The prosecutors’ excuse? The driver didn’t see the man in the crosswalk.

Listen, morons – if you thought she saw him, you’d be charging her with murder. This is about people driving a deadly implement around without taking proper care.

Here are a few more salient facts, courtesy of The View From the Crosswalk:

  • The driver hit the pedestrian – who was in the crosswalk – while making a left turn at a three-way T-stop.
  • Despite starting from a dead stop at the intersection, she hit him hard enough to kill him – while driving a fucking Prius.
  • OK, not a fact, but something we all know from driving: if you make a turn, from a standing start, and are going fast enough to hit someone and kill them before you’ve traveled 100 feet, you’re fucking flooring it. Especially in a Prius.

That’s about as egregious a set of circumstances as you can get for hitting someone in a crosswalk. This isn’t a tragic situation where one car is stopped for a pedestrian at a mid-block crosswalk with two lanes, or a left-turning truck on a one-way street with a bike lane on the left. It’s an impatient driver gunning it through an intersection, not paying enough attention, and taking someone’s life.

And yet it’s still not enough for the Vulnerable User Law to come into play.

I’m not a big fan of having too many laws of any kind. But if we’re going to try to have safer roads by punishing drivers with strict liability for having too high of a blood alcohol content, we sure as hell can have laws that punish drivers for running over pedestrians in the fucking crosswalk.


A Holiday Wish for Better Bike-Car Interaction

Riding on the tiny bits of bike-centric infrastructure in Seattle – the bikeways on Broadway and 2nd Avenue – offers a glimpse of what urban cycling could look like if we had meaningful planning and building around it. It would be easier, less stressful, slower and safer.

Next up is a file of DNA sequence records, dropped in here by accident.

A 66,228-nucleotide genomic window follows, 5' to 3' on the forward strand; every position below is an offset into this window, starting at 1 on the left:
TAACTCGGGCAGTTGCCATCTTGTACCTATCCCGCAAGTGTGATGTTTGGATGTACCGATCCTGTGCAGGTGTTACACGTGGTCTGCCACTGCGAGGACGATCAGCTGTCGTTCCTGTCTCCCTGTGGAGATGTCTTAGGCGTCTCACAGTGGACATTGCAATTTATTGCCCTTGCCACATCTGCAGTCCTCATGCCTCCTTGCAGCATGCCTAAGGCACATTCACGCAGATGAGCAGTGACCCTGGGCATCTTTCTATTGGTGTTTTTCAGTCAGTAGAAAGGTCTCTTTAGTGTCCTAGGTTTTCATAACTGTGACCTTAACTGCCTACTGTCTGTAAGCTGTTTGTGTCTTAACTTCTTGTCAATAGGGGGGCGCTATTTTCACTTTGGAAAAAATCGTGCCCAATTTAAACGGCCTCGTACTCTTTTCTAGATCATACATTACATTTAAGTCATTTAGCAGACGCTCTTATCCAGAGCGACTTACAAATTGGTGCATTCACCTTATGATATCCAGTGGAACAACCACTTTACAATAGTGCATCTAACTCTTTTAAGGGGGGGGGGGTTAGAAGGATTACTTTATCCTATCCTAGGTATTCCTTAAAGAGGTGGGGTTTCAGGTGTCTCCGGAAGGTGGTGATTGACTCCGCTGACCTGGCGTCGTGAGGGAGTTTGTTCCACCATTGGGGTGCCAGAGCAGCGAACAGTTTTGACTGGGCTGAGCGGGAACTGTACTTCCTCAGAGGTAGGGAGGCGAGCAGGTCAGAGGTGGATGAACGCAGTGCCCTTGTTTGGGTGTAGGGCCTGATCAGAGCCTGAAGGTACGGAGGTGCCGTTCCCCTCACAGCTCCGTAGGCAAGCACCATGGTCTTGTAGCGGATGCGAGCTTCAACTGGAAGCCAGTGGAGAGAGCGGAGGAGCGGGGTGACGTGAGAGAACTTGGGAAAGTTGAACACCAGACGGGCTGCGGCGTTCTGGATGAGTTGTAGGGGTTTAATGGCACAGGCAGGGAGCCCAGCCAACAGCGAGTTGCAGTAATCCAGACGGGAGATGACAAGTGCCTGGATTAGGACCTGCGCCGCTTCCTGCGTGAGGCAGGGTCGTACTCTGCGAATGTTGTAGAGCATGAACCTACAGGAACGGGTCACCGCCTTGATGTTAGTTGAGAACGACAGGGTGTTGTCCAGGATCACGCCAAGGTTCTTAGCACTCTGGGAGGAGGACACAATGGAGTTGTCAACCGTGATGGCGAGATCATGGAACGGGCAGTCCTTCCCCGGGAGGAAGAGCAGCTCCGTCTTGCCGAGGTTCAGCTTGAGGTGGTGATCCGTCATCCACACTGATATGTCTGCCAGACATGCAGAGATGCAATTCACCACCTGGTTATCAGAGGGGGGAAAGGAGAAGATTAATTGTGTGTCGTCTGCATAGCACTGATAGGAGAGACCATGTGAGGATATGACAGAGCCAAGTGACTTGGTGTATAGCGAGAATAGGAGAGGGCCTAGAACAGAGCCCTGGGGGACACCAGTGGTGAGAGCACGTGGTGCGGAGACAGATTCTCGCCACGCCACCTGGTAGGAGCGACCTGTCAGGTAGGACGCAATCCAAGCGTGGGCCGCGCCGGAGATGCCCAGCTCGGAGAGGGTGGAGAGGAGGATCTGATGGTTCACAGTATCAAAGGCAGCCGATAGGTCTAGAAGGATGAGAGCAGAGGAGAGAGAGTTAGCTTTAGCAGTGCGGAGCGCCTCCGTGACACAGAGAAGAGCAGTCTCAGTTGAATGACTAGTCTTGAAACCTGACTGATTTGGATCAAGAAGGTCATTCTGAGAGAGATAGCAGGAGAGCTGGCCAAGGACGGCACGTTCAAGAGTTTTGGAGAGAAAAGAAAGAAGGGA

But until that day, those of us who ride daily in the city must contend with infrastructure and traffic rules that are designed primarily for cars. As a result, it’s safest for cyclists to “ride like cars” and truly share the road (rather than just a tiny slice of it).

But what if, in the embryonic period between vehicular cycling and fully-separated bike infrastructure, cyclists and drivers alike developed rules – not so much laws as guidelines – for sharing the road?

I know, it’s a pipe dream, as most drivers can’t relate to the issues cyclists are dealing with when navigating the city’s car-focused streets. But in the spirit of holiday optimism, here are my thoughts on what these rules might look like:

  • Stoplights and stop signs are optional for bikes.
    • Bikes: You can ride through a stop signal when it’s safe to do so – meaning no cross-traffic or other dangerous condition. Otherwise, wait along with the cars.
    • Cars: You won’t get butthurt because some cyclist ran through a red light when there wasn’t any cross-traffic. Their doing so impacts you not at all, except for some vague sense of unfairness in your lizard brain. Let it go.
  • Bikes will “take the lane” whenever it’s safest to do so.
    • Cars: Most of you don’t realize that bikes who give you enough room to pass often have to put themselves into the low-visibility “door zone” to do so. This substantially raises the risk of being “doored” or colliding with a pedestrian darting out between parked cars. It also make it much harder for cars crossing or turning onto the street to see the cyclist before pulling out. And no, the fact that the city of Seattle has stupidly placed bike lanes right in the door zone on many streets doesn’t magically make it safe for cyclists to ride in those lanes.
    • Related bonus for cars: Look before opening the damn door.
    • Bikes: Take the lane more often. You’re not doing anyone any favors by wobbling along in the door zone. But you should also be making an effort to move along as quickly as you safely can, and give cars the opportunity to pass when it is safe to do so.
  • Passing.
    • Cars: Don’t pass a bike, particularly one that is taking the lane,  unless you plan on driving straight and at speed for at least a few more blocks.  If you’ve got a notion to turn right, cruise for a parking space, or drive slowly while looking up an address on your iPhone, just stay behind the bike.